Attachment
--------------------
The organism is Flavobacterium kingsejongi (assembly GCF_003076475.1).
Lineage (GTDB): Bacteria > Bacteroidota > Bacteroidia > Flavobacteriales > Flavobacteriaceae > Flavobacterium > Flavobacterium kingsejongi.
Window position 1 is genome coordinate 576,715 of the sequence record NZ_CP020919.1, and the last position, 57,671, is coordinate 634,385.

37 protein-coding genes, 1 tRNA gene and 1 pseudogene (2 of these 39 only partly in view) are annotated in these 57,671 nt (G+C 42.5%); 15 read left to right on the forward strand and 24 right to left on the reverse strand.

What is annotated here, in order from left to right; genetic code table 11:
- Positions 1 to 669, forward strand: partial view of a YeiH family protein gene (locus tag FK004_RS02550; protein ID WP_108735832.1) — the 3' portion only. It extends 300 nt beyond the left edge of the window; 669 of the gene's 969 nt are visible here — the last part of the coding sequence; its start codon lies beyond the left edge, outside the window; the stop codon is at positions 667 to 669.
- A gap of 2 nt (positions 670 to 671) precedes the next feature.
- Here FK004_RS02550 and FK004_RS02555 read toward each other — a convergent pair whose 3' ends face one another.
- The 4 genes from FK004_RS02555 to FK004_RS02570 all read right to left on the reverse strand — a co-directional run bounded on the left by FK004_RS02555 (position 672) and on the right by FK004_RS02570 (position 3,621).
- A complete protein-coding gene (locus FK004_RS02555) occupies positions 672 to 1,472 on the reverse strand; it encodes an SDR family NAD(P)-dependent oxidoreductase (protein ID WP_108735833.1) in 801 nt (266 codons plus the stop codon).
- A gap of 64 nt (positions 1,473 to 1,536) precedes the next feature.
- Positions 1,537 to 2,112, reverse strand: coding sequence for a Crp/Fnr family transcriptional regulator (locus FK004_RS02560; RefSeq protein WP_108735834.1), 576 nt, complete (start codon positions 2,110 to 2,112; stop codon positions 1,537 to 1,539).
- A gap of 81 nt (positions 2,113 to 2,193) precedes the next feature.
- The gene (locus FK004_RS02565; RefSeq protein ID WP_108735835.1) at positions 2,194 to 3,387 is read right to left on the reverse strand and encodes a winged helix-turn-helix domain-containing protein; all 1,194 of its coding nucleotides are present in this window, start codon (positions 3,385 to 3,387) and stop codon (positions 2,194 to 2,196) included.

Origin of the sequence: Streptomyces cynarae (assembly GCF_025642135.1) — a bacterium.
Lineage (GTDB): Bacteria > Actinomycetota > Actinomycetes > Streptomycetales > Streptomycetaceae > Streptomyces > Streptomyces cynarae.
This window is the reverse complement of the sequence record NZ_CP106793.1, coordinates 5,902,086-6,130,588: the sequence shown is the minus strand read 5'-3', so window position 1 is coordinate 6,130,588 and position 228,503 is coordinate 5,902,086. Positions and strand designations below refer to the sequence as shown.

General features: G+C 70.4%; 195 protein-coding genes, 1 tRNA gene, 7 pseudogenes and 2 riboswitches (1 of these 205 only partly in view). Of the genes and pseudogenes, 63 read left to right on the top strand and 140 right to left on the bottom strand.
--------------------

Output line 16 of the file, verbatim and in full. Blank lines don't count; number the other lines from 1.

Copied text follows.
Lineage (GTDB): Bacteria > Actinomycetota > Actinomycetes > Streptomycetales > Streptomycetaceae > Streptomyces > Streptomyces cynarae.